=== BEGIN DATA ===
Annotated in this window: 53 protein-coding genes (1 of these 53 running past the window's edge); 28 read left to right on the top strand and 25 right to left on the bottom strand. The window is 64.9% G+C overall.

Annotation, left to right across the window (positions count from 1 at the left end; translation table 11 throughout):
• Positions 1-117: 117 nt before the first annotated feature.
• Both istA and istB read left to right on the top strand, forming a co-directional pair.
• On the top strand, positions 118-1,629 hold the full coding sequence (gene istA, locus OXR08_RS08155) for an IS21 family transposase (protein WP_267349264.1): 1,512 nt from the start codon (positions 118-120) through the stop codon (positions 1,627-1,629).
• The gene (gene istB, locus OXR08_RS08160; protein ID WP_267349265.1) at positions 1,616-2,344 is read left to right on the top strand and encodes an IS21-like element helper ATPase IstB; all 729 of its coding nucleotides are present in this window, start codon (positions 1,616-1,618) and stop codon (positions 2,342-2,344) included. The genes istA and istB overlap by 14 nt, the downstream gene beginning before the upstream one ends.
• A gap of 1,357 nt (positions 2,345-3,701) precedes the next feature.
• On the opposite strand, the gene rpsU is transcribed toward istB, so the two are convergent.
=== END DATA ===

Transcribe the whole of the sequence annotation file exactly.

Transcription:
Annotated in this window: 53 protein-coding genes (1 of these 53 running past the window's edge); 28 read left to right on the top strand and 25 right to left on the bottom strand. The window is 64.9% G+C overall.

Annotation, left to right across the window (positions count from 1 at the left end; translation table 11 throughout):
• Positions 1-117: 117 nt before the first annotated feature.
• Both istA and istB read left to right on the top strand, forming a co-directional pair.
• On the top strand, positions 118-1,629 hold the full coding sequence (gene istA, locus OXR08_RS08155) for an IS21 family transposase (protein WP_267349264.1): 1,512 nt from the start codon (positions 118-120) through the stop codon (positions 1,627-1,629).
• The gene (gene istB, locus OXR08_RS08160; protein ID WP_267349265.1) at positions 1,616-2,344 is read left to right on the top strand and encodes an IS21-like element helper ATPase IstB; all 729 of its coding nucleotides are present in this window, start codon (positions 1,616-1,618) and stop codon (positions 2,342-2,344) included. The genes istA and istB overlap by 14 nt, the downstream gene beginning before the upstream one ends.
• A gap of 1,357 nt (positions 2,345-3,701) precedes the next feature.
• On the opposite strand, the gene rpsU is transcribed toward istB, so the two are convergent.